I have such deep intimacy for barbershops. Not because they twice a week, without fail, attend to my completely receded hairline, but for the host of art, convenient rendezvous and market place for ideas and stories they are!
As a journalist by training, I listen to every bit of talk with consummate attention. And if you are a keen listener, you might one day walk out of a barbershop with more than a haircut!
Along my love life with barbershops, I have also noticed the knack that goes with their decoration and naming, perhaps adding beauty and allure to their existence.
I have been to many exaggeratedly decorated barbershops, but still have many fond recollections of one in Blantyre’s Nkolokosa Township.
Along the road, tucked under a thick expanse of a mango tree, the structure was a square metre shack, its walls mostly out of cartons harshly nailed to tired eucalyptus poles which were now threatened by a serious infestation of termites.
It had ‘Ataona Anathawa’ for a name, plastered crudely in blue paint across its sides.
Inside, the walls hosted numerous fading posters of soccer greats, musicians with funny haircuts and film actors with bewitching appearances.
In one of its corners would be a thick bunch of hair harvested from scores of customers.
Yes, its looks it may have been a far cry from its cousins elsewhere. But the looks had nothing to do with the quality of the conversation the shack hosted.
The barber was a skinny, shy-looking and acting guy, with a sense of welcome that compensated for any misgivings that was his place of practice.
One day, amid a haircut, my mouth wandered to a topic I had left unwrapped for so long.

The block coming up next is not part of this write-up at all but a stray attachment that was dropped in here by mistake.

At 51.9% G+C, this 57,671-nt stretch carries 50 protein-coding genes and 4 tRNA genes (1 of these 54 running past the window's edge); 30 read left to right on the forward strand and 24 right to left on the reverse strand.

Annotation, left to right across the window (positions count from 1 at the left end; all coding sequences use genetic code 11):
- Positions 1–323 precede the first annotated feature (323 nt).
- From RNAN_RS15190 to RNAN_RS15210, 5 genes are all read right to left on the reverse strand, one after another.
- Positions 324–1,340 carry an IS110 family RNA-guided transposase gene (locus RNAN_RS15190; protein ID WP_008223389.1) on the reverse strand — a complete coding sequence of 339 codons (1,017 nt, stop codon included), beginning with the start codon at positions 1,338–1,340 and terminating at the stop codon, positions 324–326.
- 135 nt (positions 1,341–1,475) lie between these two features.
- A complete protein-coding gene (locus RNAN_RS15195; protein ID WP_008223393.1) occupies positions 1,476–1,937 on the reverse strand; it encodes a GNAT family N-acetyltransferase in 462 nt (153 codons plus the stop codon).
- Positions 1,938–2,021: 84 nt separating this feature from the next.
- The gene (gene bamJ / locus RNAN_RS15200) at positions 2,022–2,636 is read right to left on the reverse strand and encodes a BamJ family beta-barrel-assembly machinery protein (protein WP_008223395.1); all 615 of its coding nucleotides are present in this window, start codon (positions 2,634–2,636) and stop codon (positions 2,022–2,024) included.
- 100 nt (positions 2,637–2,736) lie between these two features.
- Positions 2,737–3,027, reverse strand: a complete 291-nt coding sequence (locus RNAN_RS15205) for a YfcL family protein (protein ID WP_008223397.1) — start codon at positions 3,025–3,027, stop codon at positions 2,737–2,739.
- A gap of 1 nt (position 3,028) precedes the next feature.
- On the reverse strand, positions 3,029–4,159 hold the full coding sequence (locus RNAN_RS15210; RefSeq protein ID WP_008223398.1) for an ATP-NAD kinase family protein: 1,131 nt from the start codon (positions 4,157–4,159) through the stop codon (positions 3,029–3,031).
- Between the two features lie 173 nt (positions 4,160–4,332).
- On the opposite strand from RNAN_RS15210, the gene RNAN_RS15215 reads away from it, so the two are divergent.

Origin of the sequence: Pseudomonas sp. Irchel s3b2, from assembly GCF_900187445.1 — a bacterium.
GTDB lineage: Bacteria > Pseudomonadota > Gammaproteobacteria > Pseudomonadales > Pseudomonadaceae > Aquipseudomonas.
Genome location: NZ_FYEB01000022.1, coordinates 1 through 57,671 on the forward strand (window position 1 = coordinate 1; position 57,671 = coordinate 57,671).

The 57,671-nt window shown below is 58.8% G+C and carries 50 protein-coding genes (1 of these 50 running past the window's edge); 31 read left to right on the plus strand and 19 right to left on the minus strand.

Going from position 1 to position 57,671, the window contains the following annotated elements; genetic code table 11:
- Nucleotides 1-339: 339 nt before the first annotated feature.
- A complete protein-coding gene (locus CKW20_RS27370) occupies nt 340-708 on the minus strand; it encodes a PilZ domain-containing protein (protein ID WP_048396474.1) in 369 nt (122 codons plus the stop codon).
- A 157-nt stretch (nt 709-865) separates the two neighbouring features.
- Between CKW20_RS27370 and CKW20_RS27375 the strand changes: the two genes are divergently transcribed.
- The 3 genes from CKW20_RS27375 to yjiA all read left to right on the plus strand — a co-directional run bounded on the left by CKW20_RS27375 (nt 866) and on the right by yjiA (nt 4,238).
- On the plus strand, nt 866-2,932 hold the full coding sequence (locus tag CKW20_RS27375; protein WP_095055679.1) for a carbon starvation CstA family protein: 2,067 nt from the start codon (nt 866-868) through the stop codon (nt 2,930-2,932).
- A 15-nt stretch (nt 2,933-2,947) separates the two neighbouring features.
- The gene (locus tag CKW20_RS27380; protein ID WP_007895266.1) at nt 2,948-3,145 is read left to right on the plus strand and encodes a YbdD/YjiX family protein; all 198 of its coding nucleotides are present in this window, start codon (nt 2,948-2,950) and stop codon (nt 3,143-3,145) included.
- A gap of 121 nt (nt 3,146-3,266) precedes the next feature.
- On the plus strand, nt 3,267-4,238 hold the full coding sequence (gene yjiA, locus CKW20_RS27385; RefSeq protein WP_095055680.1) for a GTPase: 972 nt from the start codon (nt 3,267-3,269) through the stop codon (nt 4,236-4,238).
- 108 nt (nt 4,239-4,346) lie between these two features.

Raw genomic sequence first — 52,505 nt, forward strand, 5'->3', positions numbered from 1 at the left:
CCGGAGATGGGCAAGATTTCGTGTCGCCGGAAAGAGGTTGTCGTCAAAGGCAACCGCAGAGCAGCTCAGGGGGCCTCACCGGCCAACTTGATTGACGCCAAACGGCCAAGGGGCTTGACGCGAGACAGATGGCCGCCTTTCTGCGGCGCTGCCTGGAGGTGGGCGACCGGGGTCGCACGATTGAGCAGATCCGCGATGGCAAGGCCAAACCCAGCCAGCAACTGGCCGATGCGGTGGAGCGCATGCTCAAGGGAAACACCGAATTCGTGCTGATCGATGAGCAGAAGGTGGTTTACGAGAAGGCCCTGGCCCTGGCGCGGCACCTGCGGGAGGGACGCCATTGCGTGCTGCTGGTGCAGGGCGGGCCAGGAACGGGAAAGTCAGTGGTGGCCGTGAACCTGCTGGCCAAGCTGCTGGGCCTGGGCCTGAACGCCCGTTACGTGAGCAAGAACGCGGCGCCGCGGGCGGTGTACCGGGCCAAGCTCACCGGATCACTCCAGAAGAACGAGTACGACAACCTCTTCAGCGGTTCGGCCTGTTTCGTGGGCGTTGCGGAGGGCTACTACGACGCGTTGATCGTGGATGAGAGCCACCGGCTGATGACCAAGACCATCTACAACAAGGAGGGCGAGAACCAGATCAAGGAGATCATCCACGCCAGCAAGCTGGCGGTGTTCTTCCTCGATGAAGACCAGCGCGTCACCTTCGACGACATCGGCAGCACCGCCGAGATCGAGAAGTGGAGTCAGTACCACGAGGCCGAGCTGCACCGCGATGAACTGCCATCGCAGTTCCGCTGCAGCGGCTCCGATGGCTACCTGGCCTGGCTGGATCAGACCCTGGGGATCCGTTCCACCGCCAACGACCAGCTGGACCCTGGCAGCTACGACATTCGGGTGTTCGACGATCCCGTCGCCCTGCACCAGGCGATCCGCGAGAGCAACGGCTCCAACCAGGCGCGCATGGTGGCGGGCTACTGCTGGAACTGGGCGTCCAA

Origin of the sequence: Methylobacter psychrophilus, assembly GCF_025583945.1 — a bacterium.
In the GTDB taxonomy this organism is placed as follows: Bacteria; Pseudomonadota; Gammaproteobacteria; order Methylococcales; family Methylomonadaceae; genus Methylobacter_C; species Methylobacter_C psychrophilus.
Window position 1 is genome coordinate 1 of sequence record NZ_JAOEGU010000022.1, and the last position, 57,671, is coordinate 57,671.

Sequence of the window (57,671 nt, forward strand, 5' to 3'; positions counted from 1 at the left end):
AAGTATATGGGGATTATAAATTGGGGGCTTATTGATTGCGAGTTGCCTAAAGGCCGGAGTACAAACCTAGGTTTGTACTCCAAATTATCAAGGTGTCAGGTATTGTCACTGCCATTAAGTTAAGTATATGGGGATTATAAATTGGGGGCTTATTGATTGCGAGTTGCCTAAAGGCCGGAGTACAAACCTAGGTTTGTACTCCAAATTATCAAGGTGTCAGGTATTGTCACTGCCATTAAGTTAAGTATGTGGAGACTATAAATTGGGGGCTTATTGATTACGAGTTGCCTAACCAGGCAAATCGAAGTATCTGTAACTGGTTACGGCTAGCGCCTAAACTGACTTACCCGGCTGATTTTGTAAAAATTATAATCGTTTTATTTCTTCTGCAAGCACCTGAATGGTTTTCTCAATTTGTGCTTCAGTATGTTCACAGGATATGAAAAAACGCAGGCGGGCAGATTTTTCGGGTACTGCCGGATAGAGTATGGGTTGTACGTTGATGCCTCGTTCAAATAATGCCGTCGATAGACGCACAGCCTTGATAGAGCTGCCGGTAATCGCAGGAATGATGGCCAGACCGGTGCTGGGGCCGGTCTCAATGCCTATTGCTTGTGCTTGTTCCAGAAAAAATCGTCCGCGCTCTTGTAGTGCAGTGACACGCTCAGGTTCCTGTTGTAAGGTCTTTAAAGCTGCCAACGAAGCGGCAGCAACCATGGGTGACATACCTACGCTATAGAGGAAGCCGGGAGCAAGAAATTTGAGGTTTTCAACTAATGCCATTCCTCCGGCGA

“Kodi dzina la barbershop ino linachokera potani? [How did you come up with the name of the barbershop?]”
I saw him in the mirror before me smile and shyly open his mouth in almost an undertone.
“Ndi nkhani ya m’Baibulo ya mai uja wogwidwa ndi chigololo. Yesu atalemba pansi kuti ‘amene asanachimwe ayambe kumugenda mwala,’ anthu ataona anathawa.[It’s from a Bible story of people who wanted to stone a woman caught in adultery. When Jesus wrote on the ground asking that those who had never sinned should throw the first stone, they all disappeared]”
He was not so eager to discuss the name more. But it stands to this day there is always more to the tag than meets the eye.
I have since seen plenty other names that suggest there is more to their names; Mfiti Idzafanso, Asekelere Usauke, Bola Pano, Kwatira Udekhe and many more. In them, I know, lie stories unpacked.
That is art, just like the styles the barbers curve out of the many peculiar head shapes and bushes of hair before them!
At barbershops, you also get to enjoy updates ‘for free’ from all corners of the earth. It was in fact at a barber’s where I first heard about ‘cashgate’ arrests!
You have some of the ‘expert’ analysis-from soccer to politics-at barber shops. Customers freely discuss ‘hot’ matters.
In this build-up to next year’s elections, the unpacking of parties’ race for glory just added more to the flair of topics!
Some barbershops-as shabby as they may be-are so good at their trade that they have the privilege of thirty minutes or more a week or fortnight with bigshots and opinion formers who visit for trims.
Amid such encounters, barbers can overhear phone discussions or get information freely from soft-bordered discussions with their clients.
You therefore need not wonder why some barbers are better informed than officials in a government intelligence unit!
Fridays are my barbershop days! n